Poll: Americans support environmental regulation

Politico_jpegThe Rockefeller Foundation and Time Magazine recently released a survey of 2008 Americans which found, among other things, significant support for environmental regulation as a response to the economic down turn.

Posted July 17, 08
By Ben Adler, Politico

Americans are deeply worried about their economic prospects and they
want government to invest in expanding economic opportunity and
assisting those in need, according to a new poll released today.

The Rockefeller Foundation/Time magazine poll of 2,008 Americans,
conducted June 19-29, found significant increases in economic anxiety,
especially among young people and minorities, and dissatisfaction with
the federal government’s response.

The percentage of Americans concerned with their own economic
situation, at 47 percent, has nearly doubled from 24 percent in January
2007, when the Rockefeller Foundation conducted a similar study. The
percentages of Americans who fear losing their job and have failed to
pay a bill in the past year also rose since last January.

Seventy-eight percent of respondents said they are facing greater
financial risk than in the past and 55 percent say that Congress is
hindering them from achieving economic security.

Generation Y, defined as 18- to 29-year-olds in this survey, was the
most pessimistic age cohort, with the bleakest view of the future.
Forty-nine percent say America was a better place to live in in the
1990s and will continue to decline, compared to 40 percent or less for
every other age cohort.

“There was really surprising data on how many young people feel so
badly about their financial future,” said Teresa Wells, chief media
strategist for the Rockefeller Foundation.

“Half [of young people] think America’s best days are behind us,” said
Margot Brandenburg, associate director of foundation initiatives at
Rockefeller. “They have good reason to.”

She noted that half reported having gone without health insurance in
the last year. Sixty-two percent said that they have failed to pay a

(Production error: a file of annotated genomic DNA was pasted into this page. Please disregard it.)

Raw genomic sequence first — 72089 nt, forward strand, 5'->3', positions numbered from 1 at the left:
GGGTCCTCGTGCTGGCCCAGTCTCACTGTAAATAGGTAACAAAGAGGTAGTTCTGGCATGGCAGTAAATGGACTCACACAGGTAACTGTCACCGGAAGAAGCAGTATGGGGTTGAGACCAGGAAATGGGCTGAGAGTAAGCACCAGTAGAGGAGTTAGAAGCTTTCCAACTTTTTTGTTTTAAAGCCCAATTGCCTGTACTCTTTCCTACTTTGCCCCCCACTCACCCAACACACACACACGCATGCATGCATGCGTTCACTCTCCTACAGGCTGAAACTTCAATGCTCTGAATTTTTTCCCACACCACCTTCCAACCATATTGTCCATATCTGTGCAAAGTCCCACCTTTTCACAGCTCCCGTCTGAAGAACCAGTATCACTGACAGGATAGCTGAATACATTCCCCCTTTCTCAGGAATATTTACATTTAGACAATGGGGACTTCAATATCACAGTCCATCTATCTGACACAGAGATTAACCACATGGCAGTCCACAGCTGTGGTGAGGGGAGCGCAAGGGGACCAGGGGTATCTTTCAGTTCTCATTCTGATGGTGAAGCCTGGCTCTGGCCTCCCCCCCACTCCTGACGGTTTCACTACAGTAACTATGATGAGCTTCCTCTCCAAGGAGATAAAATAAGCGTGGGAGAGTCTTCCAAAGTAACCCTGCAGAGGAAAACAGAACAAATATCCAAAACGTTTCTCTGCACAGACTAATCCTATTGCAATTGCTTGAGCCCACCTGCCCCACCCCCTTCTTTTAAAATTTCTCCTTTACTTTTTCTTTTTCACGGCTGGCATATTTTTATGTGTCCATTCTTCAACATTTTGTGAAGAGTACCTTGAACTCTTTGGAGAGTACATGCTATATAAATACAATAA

bill on time because they could not afford to. They are more likely
than older people to have not gone to a doctor because of cost, to
worry that they are not saving enough for retirement and to have
borrowed money from a friend.

And young Americans seem readier than older Americans to turn to
government for the solution. Eighty-six percent say more government
programs should help those struggling under the current economic

African-Americans and Latinos feel especially hard hit by recent
economic turmoil, according to the survey. Ninety-six percent of
African-Americans and 88 percent of Latinos believe the economy is on
the wrong track. Congress is not the only political institution that
gets a share of the blame: Almost 80 percent of African-Americans say
the president is hindering their pursuit of economic security.

“What we see is things are worse for everyone but more so for black and
Latino workers,” said Brandenburg. “They are more likely to be
uninsured, to think that they aren’t saving enough for retirement and
lack the savings to handle an emergency. And they are more vocal in
calling for government to play a role.”

For example, 93 percent of African-Americans and 87 percent of Latinos favor public works projects that would create jobs.

One notable trend is the emerging popularity of environmental
regulation as an economic imperative. Stricter pollution limits and tax
credits for alternative energy development were supported by 84 percent
of all respondents, the highest of any proposal. Increasing the minimum
wage, expanding public works projects were nearly as popular, with 83
percent and 82 percent approval respectively.

Increases in unemployment benefits, government-funded childcare and
government programs to provide health insurance were also supported by
more than two-thirds of respondents as well.

“If you look at what Americans are trying to say to their government
leaders,” said Wells, “they are very interested in environmental
solutions that can help the economy.”

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